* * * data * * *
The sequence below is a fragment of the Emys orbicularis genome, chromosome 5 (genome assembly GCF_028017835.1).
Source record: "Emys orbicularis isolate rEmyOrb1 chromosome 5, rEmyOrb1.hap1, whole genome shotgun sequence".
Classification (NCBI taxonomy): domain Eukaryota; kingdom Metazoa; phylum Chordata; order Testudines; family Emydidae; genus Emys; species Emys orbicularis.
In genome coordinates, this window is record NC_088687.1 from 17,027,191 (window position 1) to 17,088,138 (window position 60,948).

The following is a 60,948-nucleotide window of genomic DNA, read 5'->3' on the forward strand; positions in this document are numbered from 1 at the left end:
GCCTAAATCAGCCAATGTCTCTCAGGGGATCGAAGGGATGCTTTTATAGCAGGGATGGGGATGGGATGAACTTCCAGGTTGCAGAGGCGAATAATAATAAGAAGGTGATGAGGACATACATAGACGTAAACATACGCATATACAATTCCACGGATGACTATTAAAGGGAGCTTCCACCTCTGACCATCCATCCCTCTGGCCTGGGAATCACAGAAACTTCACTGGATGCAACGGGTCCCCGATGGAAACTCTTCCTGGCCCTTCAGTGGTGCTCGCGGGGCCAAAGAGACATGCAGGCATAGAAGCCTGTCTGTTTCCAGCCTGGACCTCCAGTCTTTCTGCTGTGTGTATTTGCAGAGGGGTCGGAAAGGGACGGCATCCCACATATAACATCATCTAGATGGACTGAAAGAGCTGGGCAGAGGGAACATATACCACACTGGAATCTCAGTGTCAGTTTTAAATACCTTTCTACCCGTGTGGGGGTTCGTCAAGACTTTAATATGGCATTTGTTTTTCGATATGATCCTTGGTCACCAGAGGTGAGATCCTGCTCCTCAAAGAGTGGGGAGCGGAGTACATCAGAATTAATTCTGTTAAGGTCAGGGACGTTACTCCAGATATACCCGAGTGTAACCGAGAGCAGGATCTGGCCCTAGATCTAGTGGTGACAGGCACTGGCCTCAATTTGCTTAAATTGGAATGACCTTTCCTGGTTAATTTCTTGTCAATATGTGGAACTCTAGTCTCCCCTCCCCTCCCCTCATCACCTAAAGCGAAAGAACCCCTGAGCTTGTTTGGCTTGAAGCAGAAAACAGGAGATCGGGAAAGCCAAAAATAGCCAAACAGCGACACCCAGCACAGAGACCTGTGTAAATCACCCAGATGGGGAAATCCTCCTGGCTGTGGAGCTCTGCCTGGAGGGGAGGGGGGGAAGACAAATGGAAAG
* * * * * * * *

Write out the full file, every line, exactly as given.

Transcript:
The sequence below is a fragment of the Emys orbicularis genome, chromosome 5 (genome assembly GCF_028017835.1).
Source record: "Emys orbicularis isolate rEmyOrb1 chromosome 5, rEmyOrb1.hap1, whole genome shotgun sequence".
Classification (NCBI taxonomy): domain Eukaryota; kingdom Metazoa; phylum Chordata; order Testudines; family Emydidae; genus Emys; species Emys orbicularis.
In genome coordinates, this window is record NC_088687.1 from 17,027,191 (window position 1) to 17,088,138 (window position 60,948).

The following is a 60,948-nucleotide window of genomic DNA, read 5'->3' on the forward strand; positions in this document are numbered from 1 at the left end:
GCCTAAATCAGCCAATGTCTCTCAGGGGATCGAAGGGATGCTTTTATAGCAGGGATGGGGATGGGATGAACTTCCAGGTTGCAGAGGCGAATAATAATAAGAAGGTGATGAGGACATACATAGACGTAAACATACGCATATACAATTCCACGGATGACTATTAAAGGGAGCTTCCACCTCTGACCATCCATCCCTCTGGCCTGGGAATCACAGAAACTTCACTGGATGCAACGGGTCCCCGATGGAAACTCTTCCTGGCCCTTCAGTGGTGCTCGCGGGGCCAAAGAGACATGCAGGCATAGAAGCCTGTCTGTTTCCAGCCTGGACCTCCAGTCTTTCTGCTGTGTGTATTTGCAGAGGGGTCGGAAAGGGACGGCATCCCACATATAACATCATCTAGATGGACTGAAAGAGCTGGGCAGAGGGAACATATACCACACTGGAATCTCAGTGTCAGTTTTAAATACCTTTCTACCCGTGTGGGGGTTCGTCAAGACTTTAATATGGCATTTGTTTTTCGATATGATCCTTGGTCACCAGAGGTGAGATCCTGCTCCTCAAAGAGTGGGGAGCGGAGTACATCAGAATTAATTCTGTTAAGGTCAGGGACGTTACTCCAGATATACCCGAGTGTAACCGAGAGCAGGATCTGGCCCTAGATCTAGTGGTGACAGGCACTGGCCTCAATTTGCTTAAATTGGAATGACCTTTCCTGGTTAATTTCTTGTCAATATGTGGAACTCTAGTCTCCCCTCCCCTCCCCTCATCACCTAAAGCGAAAGAACCCCTGAGCTTGTTTGGCTTGAAGCAGAAAACAGGAGATCGGGAAAGCCAAAAATAGCCAAACAGCGACACCCAGCACAGAGACCTGTGTAAATCACCCAGATGGGGAAATCCTCCTGGCTGTGGAGCTCTGCCTGGAGGGGAGGGGGGGAAGACAAATGGAAAG